Bev said she doesn’t remember the day she was able to escape her “patriarchal, fundamental” ex and his family.
“That’s the weird thing about trauma, right?” she said in recollection. “I don’t remember what I was feeling. I don’t remember any of that.”
When Bev started watching the FX/Hulu miniseries “Under the Banner of Heaven” — which dramatizes the true story of the 1984 horrific murders of Brenda Wright Lafferty and her 15-month-old daughter, Erica — other long-forgotten memories of her time on the compound began to surface.
“It was like a freight train,” said Bev, who for privacy and safety reasons has asked to go by a pseudonym.
In the numerous reactions to the series, some historians and feminists have challenged the series’ dialogue and other inaccuracies. But Bev and some other women say their experience — of relating to the Lafferty women, of seeing their trauma reflected on the screen — is getting lost in the conversation, which often focuses on the Lafferty men.
These women say the show showcases the trauma women who have lived in patriarchal fundamentalist communities have endured. And, they say, the show highlights toxic environments, both in fundamentalist settings and, in some cases, the current mainstream Latter-day Saint faith.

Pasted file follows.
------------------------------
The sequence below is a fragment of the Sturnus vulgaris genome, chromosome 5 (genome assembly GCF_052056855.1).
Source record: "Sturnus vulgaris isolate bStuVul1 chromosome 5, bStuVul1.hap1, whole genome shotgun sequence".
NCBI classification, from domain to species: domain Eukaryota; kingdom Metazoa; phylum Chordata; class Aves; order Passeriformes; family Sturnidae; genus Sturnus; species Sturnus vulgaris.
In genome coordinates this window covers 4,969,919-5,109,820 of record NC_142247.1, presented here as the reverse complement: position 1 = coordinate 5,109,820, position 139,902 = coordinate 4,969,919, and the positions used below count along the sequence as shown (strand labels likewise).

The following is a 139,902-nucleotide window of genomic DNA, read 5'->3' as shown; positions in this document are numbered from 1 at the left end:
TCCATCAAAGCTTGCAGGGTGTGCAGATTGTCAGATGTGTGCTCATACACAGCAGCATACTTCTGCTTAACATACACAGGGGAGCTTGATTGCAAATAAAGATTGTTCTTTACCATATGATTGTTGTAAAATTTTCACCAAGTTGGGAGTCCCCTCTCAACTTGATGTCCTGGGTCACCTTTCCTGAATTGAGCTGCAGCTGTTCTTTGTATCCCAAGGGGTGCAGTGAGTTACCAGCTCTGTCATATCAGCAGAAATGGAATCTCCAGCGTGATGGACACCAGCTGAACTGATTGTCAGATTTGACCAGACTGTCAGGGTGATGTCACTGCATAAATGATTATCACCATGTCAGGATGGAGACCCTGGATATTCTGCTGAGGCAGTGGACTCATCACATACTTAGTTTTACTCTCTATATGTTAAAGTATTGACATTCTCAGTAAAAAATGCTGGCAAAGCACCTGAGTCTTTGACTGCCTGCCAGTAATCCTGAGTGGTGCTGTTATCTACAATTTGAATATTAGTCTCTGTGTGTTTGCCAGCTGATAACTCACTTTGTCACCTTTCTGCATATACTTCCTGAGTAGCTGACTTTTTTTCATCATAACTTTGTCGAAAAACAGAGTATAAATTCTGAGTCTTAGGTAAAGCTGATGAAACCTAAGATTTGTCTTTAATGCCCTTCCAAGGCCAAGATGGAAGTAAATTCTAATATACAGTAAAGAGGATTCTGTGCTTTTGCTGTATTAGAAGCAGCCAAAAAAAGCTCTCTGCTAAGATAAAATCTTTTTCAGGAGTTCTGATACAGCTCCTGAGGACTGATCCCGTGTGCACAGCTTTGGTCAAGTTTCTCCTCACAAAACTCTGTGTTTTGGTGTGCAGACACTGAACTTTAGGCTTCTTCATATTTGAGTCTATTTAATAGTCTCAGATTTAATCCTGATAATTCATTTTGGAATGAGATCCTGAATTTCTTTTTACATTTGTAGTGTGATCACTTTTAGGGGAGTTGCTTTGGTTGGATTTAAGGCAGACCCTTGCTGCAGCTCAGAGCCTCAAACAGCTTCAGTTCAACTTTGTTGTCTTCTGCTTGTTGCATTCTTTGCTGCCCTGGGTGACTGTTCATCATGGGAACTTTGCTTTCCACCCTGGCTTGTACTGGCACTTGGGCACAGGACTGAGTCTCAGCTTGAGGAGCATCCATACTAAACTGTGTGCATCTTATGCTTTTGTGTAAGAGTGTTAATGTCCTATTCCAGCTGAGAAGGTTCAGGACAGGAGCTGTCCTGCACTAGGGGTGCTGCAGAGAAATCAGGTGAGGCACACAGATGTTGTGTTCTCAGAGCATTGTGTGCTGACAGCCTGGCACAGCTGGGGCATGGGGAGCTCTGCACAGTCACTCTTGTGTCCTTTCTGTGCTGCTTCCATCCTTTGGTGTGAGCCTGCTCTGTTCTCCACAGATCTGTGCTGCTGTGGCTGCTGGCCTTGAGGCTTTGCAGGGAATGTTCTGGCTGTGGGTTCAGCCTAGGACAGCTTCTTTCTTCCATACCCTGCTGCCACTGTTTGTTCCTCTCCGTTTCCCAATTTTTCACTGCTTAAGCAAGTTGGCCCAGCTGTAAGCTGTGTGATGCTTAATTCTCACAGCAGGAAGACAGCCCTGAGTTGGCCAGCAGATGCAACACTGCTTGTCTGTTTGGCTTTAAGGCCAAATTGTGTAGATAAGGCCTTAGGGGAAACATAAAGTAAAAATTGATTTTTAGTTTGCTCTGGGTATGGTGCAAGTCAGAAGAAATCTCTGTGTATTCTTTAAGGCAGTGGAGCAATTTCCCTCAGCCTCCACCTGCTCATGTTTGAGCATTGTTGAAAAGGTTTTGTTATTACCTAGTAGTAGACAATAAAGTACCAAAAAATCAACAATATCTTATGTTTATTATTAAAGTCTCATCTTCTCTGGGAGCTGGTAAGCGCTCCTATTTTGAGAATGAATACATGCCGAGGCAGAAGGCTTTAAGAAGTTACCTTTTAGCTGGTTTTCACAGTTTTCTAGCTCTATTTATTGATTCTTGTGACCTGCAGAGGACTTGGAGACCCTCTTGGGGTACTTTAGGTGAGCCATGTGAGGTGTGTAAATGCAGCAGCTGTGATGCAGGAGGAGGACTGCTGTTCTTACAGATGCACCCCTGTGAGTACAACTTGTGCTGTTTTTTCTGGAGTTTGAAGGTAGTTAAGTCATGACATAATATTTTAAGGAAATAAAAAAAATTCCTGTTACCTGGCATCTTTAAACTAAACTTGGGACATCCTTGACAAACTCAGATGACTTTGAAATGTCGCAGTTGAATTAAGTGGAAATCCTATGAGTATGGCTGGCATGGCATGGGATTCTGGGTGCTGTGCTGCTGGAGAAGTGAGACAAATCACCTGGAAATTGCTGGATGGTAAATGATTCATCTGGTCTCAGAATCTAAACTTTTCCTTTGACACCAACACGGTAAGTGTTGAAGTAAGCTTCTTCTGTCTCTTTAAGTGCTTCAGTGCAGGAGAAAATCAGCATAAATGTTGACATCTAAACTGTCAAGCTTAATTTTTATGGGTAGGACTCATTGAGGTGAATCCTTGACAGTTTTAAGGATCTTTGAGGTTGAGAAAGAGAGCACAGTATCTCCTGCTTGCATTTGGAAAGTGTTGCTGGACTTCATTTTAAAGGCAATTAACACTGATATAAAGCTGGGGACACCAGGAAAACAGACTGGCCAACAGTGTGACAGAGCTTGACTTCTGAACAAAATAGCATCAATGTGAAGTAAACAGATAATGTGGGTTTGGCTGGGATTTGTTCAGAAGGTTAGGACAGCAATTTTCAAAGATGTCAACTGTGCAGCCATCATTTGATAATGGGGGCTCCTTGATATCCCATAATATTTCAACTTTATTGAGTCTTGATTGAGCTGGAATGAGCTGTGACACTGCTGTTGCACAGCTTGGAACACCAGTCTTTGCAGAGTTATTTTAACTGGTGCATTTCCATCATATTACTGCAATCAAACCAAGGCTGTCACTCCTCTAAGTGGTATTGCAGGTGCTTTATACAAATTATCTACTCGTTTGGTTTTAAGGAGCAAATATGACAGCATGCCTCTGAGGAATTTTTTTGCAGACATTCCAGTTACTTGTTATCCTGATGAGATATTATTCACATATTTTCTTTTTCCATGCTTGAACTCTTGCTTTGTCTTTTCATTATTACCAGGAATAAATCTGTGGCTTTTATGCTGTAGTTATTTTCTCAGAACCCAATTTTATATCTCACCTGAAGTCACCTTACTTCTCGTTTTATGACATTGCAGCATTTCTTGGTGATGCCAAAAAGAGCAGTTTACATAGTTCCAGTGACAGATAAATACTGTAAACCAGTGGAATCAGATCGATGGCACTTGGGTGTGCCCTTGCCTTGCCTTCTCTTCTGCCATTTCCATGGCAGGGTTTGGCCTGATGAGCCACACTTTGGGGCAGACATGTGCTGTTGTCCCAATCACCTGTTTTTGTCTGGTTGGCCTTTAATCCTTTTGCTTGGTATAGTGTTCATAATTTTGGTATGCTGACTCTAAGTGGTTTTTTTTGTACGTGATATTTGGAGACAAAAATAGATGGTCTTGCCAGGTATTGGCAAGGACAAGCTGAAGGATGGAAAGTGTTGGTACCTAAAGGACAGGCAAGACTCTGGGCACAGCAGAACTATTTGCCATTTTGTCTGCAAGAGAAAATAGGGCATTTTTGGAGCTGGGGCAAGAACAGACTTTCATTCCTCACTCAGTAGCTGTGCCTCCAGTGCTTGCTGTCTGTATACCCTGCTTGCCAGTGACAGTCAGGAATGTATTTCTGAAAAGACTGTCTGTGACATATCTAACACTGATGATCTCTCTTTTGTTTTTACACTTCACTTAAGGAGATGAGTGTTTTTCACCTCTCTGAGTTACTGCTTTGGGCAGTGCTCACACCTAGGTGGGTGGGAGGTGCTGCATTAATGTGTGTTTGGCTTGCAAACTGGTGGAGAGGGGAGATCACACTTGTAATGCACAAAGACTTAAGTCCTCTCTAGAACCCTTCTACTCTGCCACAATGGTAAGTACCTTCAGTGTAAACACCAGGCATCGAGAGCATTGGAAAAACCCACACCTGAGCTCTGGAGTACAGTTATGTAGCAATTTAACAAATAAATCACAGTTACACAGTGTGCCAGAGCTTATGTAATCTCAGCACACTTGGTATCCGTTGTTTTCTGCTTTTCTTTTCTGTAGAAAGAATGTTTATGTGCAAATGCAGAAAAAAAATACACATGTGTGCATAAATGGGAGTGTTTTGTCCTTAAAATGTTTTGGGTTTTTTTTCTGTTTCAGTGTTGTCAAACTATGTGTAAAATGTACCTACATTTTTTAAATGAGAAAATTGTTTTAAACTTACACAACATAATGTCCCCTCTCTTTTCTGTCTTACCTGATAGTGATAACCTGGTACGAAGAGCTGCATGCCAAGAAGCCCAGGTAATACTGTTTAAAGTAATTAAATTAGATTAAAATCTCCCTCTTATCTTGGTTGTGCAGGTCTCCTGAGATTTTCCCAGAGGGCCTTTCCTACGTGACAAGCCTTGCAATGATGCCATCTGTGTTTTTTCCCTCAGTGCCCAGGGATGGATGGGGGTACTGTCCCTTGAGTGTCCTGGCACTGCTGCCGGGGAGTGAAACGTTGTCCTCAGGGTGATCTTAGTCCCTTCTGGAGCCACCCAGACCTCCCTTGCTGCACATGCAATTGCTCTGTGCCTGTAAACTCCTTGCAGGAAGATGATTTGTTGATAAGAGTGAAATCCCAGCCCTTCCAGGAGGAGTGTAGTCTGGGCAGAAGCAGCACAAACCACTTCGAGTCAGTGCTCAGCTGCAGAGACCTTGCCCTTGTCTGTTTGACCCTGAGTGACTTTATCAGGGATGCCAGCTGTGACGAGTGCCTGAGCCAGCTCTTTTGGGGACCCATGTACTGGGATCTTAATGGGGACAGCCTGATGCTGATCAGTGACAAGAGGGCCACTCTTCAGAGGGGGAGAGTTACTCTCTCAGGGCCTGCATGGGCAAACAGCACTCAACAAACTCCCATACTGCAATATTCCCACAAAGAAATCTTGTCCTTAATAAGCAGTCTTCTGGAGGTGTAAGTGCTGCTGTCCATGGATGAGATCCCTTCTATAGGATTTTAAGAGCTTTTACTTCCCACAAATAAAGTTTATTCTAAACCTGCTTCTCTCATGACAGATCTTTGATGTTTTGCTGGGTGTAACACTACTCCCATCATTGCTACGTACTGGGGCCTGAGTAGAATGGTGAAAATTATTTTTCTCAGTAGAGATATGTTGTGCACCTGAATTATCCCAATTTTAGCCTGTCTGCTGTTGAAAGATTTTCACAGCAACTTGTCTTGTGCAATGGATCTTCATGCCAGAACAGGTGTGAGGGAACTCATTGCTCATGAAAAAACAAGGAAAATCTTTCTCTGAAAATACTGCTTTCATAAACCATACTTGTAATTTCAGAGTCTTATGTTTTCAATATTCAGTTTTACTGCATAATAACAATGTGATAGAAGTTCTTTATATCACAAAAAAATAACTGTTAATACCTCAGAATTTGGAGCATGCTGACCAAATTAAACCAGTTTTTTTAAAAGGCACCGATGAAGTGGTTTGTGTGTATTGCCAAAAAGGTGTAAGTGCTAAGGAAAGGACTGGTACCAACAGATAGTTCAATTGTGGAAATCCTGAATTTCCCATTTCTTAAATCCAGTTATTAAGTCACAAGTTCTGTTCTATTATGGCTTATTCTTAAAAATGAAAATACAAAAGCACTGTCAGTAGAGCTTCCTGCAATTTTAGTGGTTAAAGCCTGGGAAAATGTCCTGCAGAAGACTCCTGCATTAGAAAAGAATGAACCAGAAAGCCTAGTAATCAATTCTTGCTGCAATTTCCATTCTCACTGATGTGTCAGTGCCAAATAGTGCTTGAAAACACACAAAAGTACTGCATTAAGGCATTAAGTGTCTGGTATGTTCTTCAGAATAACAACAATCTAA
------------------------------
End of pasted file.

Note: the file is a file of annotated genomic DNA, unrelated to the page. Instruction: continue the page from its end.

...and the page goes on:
Bev said she hasn’t been able to pay attention to the discussion, because she feels it’s so dismissive.
“These elements are deeply ingrained in our culture, at many different levels,” she said, and when this begins to spiral, like portrayed in the show, “it ends in destruction.”
Shining light on the patriarchal order
Bev is one of several women who has shared her experiences in the “Living Under the Banner” story series. It’s an extension of a podcast, “Year of Polygamy” from Lindsay Hansen Park, who served as a cultural consultant on the miniseries.
Dustin Lance Black, the series’ creator and main writer, sought Hansen Park out for the show because of her expertise with Mormon fundamentalism and feminism. Her job covered such things as mapping out the exact route of Dan Lafferty’s car chase, or finding exact garments from the era for the costume department.
She’s heard thousands of stories from women through the years on her podcast. “We used some of those stories to help shape how we shot and framed certain things,” she said. For example, the temple scene in Episode 3 is based “largely off my own endowment” Hansen Park explains.